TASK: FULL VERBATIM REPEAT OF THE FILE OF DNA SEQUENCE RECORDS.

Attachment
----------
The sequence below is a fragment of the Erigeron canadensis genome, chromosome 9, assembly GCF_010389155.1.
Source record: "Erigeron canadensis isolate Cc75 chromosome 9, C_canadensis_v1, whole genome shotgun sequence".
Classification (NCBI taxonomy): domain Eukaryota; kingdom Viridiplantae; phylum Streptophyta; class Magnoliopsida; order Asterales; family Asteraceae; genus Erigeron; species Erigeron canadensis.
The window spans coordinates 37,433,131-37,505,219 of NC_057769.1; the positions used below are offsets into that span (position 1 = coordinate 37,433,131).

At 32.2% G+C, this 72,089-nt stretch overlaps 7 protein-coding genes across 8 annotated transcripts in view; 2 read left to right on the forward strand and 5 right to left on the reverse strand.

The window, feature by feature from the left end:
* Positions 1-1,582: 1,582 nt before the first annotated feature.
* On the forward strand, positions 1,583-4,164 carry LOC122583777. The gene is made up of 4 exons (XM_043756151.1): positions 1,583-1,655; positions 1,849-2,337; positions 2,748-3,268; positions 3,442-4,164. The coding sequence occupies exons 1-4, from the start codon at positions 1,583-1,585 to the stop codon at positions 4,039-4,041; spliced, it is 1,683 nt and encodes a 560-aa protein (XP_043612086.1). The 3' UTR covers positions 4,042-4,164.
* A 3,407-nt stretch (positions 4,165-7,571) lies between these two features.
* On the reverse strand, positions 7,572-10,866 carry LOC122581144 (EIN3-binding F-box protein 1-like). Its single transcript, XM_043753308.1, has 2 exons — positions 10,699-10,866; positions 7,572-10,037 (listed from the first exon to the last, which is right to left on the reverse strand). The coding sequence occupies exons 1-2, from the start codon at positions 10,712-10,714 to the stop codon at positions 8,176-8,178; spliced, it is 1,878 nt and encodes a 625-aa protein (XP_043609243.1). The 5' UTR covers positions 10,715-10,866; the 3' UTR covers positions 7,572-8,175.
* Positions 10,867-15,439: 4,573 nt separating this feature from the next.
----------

The sequence below is a fragment of the Erigeron canadensis genome, chromosome 9, assembly GCF_010389155.1.
Source record: "Erigeron canadensis isolate Cc75 chromosome 9, C_canadensis_v1, whole genome shotgun sequence".
Classification (NCBI taxonomy): domain Eukaryota; kingdom Viridiplantae; phylum Streptophyta; class Magnoliopsida; order Asterales; family Asteraceae; genus Erigeron; species Erigeron canadensis.
The window spans coordinates 37,433,131-37,505,219 of NC_057769.1; the positions used below are offsets into that span (position 1 = coordinate 37,433,131).

At 32.2% G+C, this 72,089-nt stretch overlaps 7 protein-coding genes across 8 annotated transcripts in view; 2 read left to right on the forward strand and 5 right to left on the reverse strand.

The window, feature by feature from the left end:
* Positions 1-1,582: 1,582 nt before the first annotated feature.
* On the forward strand, positions 1,583-4,164 carry LOC122583777. The gene is made up of 4 exons (XM_043756151.1): positions 1,583-1,655; positions 1,849-2,337; positions 2,748-3,268; positions 3,442-4,164. The coding sequence occupies exons 1-4, from the start codon at positions 1,583-1,585 to the stop codon at positions 4,039-4,041; spliced, it is 1,683 nt and encodes a 560-aa protein (XP_043612086.1). The 3' UTR covers positions 4,042-4,164.
* A 3,407-nt stretch (positions 4,165-7,571) lies between these two features.
* On the reverse strand, positions 7,572-10,866 carry LOC122581144 (EIN3-binding F-box protein 1-like). Its single transcript, XM_043753308.1, has 2 exons — positions 10,699-10,866; positions 7,572-10,037 (listed from the first exon to the last, which is right to left on the reverse strand). The coding sequence occupies exons 1-2, from the start codon at positions 10,712-10,714 to the stop codon at positions 8,176-8,178; spliced, it is 1,878 nt and encodes a 625-aa protein (XP_043609243.1). The 5' UTR covers positions 10,715-10,866; the 3' UTR covers positions 7,572-8,175.
* Positions 10,867-15,439: 4,573 nt separating this feature from the next.